COLLEGE OF LIBERAL ARTS AND SOCIAL SCIENCES aims to improve analytical, communicative, and other skills that serve as the basis for development of the student’s intellectual potential, and to provide a broad liberal education for responsible citizenship, professional career entry and preparation for advanced professional study. The Bachelor of Arts, Bachelor of Science, and Bachelor of Social Work (CWSE) degrees are conferred. Graduate courses are offered for the Master of Arts degree, which is conferred through the UNIVERSITY COLLEGE
COLLEGE OF SCIENCE, TECHNOLOGY, ENGINEERING AND MATHEMATICS was established in 2009. It is composed of the department of biological sciences, physical sciences, mathematics and computer science and dual-engineering. Students in the college have the opportunity to acquire in-depth knowledge in a specific major discipline and to learn the skills necessary to acquire new knowledge in the chosen major. The college is committed to preparing students for entry into graduate research, professional schools, and the scientific and technical workforce. The college offers programs leading to the degree of Bachelor of Science. It administers programs for the Graduate School leading to the Master of Science in mathematics, biology and forensic science and Ph.D. in microbiology.
COLLEGE OF EDUCATION offers preparation for prospective teachers, counselors and administrators for primary, elementary and secondary schools. All courses are approved and comply with Alabama certification requirements for teachers. The college offers the following degrees: Bachelor of Science in Education, Master of Education, and the Education Specialist. The College of Education's programs are accredited by several agencies, including the National Council for Accreditation of Teacher Education (NCATE) Jointly with the Alabama State Department of Education (ALSDE), the Council for Accreditation of Counseling & Related Educational Programs (CACREP).
PERCY J. VAUGHN, JR. COLLEGE OF BUSINESS ADMINISTRATION offers professional programs in business to students who wish to prepare for careers in commerce, industry, and government. The college offers the Bachelor of Science degree in Accounting, Finance, Computer Information Systems, Management, Marketing, and the Master of Accountancy degree. The Percy J. Vaughn, Jr. College of Business Administration is accredited by the Accreditation Council for Business Schools and Programs (ACBSP).
COLLEGE OF VISUAL AND PERFORMING ARTS is an accredited institutional member of the National Association of Schools of Music (NASM), the National Association of Schools of Art and Design (NASAD), and the National Association of Schools of Theater (NAST). The college offers programs for students who desire professional training in visual arts, theatre, dance, music education or broad-based liberal arts training with an emphasis in music. Opportunities also exist for students to enrich their lives through participation in a variety of performing organizations. Programs are offered leading to the Bachelor of Arts degree in music, the Bachelor of Music Education degree, and Master of Music Education degrees.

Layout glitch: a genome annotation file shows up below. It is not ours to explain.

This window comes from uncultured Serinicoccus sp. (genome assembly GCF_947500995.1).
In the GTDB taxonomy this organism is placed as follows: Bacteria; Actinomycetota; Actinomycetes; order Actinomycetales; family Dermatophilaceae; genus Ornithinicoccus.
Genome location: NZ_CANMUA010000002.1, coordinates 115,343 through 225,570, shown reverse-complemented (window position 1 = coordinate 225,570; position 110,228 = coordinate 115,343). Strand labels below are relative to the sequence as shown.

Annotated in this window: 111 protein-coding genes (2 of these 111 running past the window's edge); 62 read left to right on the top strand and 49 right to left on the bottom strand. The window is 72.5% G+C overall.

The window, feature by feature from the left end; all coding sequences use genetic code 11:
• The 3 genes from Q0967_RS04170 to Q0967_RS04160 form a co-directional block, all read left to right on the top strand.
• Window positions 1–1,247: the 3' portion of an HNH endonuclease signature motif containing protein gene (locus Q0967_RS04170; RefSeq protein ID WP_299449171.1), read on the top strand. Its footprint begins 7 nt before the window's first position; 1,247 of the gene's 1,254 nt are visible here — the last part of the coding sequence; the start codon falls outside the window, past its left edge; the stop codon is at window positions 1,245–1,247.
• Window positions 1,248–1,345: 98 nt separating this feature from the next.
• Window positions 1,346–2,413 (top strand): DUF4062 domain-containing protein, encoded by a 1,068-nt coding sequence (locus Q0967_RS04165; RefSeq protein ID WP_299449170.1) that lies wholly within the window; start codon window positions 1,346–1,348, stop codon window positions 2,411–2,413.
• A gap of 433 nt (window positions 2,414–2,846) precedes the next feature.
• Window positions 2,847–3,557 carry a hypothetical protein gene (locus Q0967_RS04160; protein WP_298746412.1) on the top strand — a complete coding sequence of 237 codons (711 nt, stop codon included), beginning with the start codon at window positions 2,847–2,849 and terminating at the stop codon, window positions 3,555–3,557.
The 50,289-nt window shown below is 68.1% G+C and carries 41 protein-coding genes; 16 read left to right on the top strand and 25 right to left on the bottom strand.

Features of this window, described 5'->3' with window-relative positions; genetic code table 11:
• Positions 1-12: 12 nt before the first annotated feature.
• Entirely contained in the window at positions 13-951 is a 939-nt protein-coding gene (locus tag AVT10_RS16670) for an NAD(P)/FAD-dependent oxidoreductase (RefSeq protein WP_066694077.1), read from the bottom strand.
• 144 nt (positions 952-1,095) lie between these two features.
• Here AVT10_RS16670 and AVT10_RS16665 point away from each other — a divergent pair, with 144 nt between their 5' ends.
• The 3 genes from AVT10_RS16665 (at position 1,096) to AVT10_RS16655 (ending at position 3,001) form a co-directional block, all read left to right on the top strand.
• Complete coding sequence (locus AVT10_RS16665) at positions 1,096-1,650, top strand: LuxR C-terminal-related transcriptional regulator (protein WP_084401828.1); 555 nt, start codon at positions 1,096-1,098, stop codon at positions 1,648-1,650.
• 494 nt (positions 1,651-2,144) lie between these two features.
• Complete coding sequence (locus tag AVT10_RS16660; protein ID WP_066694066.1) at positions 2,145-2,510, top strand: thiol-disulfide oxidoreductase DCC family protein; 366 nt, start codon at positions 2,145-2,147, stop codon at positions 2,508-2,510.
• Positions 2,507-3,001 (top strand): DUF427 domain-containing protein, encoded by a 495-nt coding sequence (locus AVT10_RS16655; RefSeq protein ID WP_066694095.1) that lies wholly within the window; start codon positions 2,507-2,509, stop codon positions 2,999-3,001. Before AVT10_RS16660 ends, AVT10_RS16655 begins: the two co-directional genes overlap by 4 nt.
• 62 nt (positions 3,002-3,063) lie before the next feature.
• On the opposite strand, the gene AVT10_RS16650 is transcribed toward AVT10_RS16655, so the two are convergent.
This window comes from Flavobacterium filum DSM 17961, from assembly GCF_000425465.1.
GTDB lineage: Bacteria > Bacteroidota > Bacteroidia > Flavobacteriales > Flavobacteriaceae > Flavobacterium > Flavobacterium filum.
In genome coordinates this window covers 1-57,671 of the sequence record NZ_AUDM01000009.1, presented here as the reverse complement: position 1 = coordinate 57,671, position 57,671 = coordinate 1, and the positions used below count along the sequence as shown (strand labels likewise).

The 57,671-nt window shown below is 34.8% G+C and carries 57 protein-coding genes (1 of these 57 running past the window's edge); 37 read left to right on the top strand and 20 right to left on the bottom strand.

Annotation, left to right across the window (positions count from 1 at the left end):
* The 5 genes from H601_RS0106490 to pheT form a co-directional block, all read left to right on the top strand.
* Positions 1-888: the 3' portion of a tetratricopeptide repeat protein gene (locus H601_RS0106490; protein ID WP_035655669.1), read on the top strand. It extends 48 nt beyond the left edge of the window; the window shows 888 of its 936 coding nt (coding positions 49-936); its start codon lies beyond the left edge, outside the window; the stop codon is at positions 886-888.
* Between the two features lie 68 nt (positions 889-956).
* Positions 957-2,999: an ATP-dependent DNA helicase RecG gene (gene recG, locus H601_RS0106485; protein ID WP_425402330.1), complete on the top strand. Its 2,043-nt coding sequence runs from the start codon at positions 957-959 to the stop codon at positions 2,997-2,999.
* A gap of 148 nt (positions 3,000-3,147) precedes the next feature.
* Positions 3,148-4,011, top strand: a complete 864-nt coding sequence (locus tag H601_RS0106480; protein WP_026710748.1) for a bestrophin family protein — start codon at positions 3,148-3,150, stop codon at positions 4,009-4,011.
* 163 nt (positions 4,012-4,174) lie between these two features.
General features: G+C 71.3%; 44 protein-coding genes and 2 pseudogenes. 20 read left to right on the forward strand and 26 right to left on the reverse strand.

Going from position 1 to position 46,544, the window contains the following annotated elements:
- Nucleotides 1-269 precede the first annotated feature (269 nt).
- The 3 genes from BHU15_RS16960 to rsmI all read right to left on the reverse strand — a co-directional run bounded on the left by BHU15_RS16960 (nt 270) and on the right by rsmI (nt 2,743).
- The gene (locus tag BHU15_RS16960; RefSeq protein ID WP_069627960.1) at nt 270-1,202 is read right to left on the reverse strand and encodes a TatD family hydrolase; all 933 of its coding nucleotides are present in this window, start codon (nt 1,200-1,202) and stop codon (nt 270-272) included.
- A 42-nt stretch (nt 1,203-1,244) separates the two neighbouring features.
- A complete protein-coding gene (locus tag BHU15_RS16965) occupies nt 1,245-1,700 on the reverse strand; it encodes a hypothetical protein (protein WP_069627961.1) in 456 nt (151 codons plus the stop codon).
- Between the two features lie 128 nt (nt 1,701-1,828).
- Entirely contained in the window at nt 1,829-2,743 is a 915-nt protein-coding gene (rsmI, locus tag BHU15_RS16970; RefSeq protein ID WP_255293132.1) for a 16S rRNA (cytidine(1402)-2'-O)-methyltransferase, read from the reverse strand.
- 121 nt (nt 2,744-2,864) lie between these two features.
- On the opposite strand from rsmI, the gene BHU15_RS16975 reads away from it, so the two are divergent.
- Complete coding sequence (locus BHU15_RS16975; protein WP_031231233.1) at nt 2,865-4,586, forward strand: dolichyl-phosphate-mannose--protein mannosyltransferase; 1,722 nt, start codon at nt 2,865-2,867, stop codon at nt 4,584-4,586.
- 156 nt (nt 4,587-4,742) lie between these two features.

COLLEGE OF HEALTH SCIENCES offers professional preparation for students who wish to prepare for careers in the healthcare industry. Programs are offered leading to the Undergraduate Certificate in Maternal and Child Health; Bachelor of Science degrees in Health Information Management and Rehabilitation Services with a Concentration in Addiction Studies; Master of Science degrees in Occupational Therapy and Prosthetics and Orthotics; the Master of Rehabilitation Counseling; Graduate Certificates in Disability Studies, Policies, and Services and Rehabilitation Counseling, and the clinical Doctor of Physical Therapy degree. The College's programs are accredited by several programs, including the Accreditation Council for Occupational Therapy Education (ACOTE), the Commission on Accreditation for Health Informatics and Information Management Education (CAHIIM), the Commission on Accreditation in Allied Health Education (CAAHEP) through the National Commission on Orthotics and Prosthetics Education (NCOPE), and the Commission on Accreditation in Physical Therapy Education (CAPTE).